Galvanization


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Galvanization

 

(named after L. Galvani), the therapeutic use of direct current of low intensity and voltage. The first attempts to use such a current for therapy were made at the beginning of the 19th century, but the systematic study of the physiological and therapeutic effects began in the second half of the century. Direct current of about 30 milliamperes (mA) and about 100 volts causes a redistribution of ions in tissues—that is, a change in their concentration, which is accompanied by complex physicochemical processes that alter the permeability of the cell membranes, enzyme activity, and metabolic rate.

Depending on the technique and dosage, galvanization raises or lowers tissue function, relieves pain, improves the peripheral blood circulation, and restores injured tissues, including nerves. By stimulating many nerve endings, the current causes a local and a more or less pronounced general reaction, and it stimulates the regulatory function of the nervous system. The current is supplied by a special apparatus. (At one time it was obtained from galvanic cells and batteries.) Current is usually supplied to the patient along wires through plate electrodes. A hydrophilic pad (flannel or special plastic) moistened with water is placed between the metal plate and the patient’s body to prevent burns from the electrolytic products. Water in small receptacles can also be placed between the metal electrode and the skin. After the electrodes are secured, the current is turned on and gradually increased to the desired magnitude. The intensity of the effect is determined by the density of the current (amount of mA/cm2 of the pad) and duration of the procedure. The procedure is carried out at a current density of 0.01 to 0.1 mA/cm2, depending on the purpose of the procedure, the size of the electrodes, and the age, condition, and feelings of the patient, who should not suffer pain or a burning sensation during the procedure. When the treatment is finished, the current is decreased as gradually as it was intensified, until it is turned off completely.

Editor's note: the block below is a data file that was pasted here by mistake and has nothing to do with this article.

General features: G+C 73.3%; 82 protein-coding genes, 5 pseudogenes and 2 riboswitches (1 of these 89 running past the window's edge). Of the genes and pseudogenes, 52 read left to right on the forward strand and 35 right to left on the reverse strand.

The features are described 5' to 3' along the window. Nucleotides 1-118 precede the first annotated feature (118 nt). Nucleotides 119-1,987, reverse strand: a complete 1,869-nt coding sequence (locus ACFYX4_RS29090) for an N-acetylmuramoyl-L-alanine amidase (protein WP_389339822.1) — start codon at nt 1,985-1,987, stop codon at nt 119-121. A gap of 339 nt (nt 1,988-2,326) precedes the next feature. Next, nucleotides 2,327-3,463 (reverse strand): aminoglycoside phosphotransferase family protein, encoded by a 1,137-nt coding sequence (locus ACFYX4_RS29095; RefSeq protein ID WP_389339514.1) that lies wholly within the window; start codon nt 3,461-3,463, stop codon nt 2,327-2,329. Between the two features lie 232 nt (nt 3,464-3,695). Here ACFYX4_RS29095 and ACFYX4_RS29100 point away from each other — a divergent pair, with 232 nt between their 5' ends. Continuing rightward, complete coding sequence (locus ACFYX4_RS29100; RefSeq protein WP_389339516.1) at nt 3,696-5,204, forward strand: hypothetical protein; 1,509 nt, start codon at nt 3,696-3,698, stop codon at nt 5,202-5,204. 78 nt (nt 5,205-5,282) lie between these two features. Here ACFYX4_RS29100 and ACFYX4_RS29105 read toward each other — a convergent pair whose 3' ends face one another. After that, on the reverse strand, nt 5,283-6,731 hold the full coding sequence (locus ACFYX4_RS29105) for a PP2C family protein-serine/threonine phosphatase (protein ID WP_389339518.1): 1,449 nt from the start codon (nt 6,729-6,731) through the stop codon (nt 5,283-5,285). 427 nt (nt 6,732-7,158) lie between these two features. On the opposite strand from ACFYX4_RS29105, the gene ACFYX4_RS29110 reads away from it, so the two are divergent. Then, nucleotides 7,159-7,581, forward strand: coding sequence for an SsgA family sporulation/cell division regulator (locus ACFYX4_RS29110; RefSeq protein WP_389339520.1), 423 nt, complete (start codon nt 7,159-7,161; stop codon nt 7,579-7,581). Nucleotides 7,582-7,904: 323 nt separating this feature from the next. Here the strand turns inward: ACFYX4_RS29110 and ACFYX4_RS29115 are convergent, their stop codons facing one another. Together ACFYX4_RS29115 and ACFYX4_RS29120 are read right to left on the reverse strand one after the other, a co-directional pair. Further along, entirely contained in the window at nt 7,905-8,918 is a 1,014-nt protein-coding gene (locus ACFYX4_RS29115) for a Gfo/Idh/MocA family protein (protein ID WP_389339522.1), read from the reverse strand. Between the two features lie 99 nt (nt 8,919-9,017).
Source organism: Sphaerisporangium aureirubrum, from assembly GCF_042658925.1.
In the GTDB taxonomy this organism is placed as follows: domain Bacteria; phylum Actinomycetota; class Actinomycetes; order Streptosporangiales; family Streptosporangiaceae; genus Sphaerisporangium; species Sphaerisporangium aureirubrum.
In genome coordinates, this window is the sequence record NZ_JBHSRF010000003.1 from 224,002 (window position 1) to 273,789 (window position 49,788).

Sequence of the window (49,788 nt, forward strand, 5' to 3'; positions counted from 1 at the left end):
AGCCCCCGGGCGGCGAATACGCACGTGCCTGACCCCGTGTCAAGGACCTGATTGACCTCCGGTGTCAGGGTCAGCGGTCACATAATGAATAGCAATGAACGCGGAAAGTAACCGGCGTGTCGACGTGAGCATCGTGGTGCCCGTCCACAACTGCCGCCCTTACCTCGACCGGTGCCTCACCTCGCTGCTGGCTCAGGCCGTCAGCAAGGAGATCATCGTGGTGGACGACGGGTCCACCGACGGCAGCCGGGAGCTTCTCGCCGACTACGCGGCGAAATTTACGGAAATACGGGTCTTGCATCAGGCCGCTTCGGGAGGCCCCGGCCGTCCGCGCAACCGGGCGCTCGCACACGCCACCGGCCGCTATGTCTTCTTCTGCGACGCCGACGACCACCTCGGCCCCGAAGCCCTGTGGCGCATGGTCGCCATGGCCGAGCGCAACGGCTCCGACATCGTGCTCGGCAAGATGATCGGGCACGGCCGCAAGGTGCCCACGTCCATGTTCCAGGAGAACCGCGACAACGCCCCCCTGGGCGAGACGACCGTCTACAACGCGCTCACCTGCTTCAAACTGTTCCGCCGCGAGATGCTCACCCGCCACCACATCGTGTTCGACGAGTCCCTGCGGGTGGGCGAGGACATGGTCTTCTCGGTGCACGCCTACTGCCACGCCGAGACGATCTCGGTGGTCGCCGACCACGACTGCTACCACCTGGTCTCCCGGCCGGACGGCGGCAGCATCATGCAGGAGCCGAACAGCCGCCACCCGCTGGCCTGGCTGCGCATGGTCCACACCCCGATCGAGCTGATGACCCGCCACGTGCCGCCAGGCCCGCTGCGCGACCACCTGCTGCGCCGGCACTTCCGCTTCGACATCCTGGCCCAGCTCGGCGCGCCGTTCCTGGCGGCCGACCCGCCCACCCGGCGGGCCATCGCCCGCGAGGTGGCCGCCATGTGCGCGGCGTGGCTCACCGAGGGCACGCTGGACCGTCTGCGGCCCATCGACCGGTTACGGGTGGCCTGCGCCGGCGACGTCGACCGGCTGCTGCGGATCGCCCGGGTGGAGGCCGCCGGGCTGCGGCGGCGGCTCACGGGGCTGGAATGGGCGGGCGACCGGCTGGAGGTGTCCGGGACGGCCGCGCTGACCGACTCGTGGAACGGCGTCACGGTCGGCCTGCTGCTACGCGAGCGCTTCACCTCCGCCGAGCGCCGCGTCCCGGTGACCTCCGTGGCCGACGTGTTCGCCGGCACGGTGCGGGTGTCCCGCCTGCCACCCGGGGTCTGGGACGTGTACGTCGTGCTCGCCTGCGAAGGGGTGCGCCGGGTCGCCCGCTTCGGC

Galvanization is indicated for diseases and lesions of various divisions of the peripheral nervous system that are of infectious, toxic, or traumatic origin (radiculitis, plexitis, neuritis, and neuralgia at various locations). It is also used to treat the sequelae of diseases and lesions of the brain and spinal cord and the meninges, as well as neuroses, autonomic-vascular disturbances, and chronic inflammations of the joints (arthritis) that are of traumatic, rheumatic, or metabolic origin.

REFERENCES

Anikin, M. M., and G. S. Varshaver. Osnovy fizioterapii, 2nd ed. Moscow, 1950.
Liventsev, N. M. Elektromeditsinskaia apparatura, 3rd ed. Moscow, 1964.

V. G. IASNOGORODSKII

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